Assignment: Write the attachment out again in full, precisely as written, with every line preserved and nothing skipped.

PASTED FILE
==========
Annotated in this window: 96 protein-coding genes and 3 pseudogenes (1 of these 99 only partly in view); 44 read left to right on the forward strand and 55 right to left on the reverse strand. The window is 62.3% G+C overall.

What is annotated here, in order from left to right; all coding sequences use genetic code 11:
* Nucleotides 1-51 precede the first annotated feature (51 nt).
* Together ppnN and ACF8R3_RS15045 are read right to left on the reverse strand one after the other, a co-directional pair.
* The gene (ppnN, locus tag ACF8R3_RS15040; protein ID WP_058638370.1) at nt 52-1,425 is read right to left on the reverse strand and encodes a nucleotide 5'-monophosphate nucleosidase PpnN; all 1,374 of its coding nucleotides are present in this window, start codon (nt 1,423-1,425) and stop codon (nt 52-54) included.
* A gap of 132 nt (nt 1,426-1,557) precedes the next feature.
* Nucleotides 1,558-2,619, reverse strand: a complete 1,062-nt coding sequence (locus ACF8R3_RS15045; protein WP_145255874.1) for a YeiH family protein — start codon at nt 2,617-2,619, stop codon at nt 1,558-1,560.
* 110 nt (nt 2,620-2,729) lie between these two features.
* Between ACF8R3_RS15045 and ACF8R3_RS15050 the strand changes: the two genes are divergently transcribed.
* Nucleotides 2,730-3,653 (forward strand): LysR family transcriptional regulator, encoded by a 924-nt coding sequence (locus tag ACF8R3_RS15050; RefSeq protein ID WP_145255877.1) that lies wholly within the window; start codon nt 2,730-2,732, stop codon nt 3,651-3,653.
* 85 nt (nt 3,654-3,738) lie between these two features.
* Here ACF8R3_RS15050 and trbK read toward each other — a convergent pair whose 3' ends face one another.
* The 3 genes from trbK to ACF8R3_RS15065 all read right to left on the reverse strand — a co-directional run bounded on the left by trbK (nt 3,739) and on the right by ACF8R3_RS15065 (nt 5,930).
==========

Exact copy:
Annotated in this window: 96 protein-coding genes and 3 pseudogenes (1 of these 99 only partly in view); 44 read left to right on the forward strand and 55 right to left on the reverse strand. The window is 62.3% G+C overall.

What is annotated here, in order from left to right; all coding sequences use genetic code 11:
* Nucleotides 1-51 precede the first annotated feature (51 nt).
* Together ppnN and ACF8R3_RS15045 are read right to left on the reverse strand one after the other, a co-directional pair.
* The gene (ppnN, locus tag ACF8R3_RS15040; protein ID WP_058638370.1) at nt 52-1,425 is read right to left on the reverse strand and encodes a nucleotide 5'-monophosphate nucleosidase PpnN; all 1,374 of its coding nucleotides are present in this window, start codon (nt 1,423-1,425) and stop codon (nt 52-54) included.
* A gap of 132 nt (nt 1,426-1,557) precedes the next feature.
* Nucleotides 1,558-2,619, reverse strand: a complete 1,062-nt coding sequence (locus ACF8R3_RS15045; protein WP_145255874.1) for a YeiH family protein — start codon at nt 2,617-2,619, stop codon at nt 1,558-1,560.
* 110 nt (nt 2,620-2,729) lie between these two features.
* Between ACF8R3_RS15045 and ACF8R3_RS15050 the strand changes: the two genes are divergently transcribed.
* Nucleotides 2,730-3,653 (forward strand): LysR family transcriptional regulator, encoded by a 924-nt coding sequence (locus tag ACF8R3_RS15050; RefSeq protein ID WP_145255877.1) that lies wholly within the window; start codon nt 2,730-2,732, stop codon nt 3,651-3,653.
* 85 nt (nt 3,654-3,738) lie between these two features.
* Here ACF8R3_RS15050 and trbK read toward each other — a convergent pair whose 3' ends face one another.
* The 3 genes from trbK to ACF8R3_RS15065 all read right to left on the reverse strand — a co-directional run bounded on the left by trbK (nt 3,739) and on the right by ACF8R3_RS15065 (nt 5,930).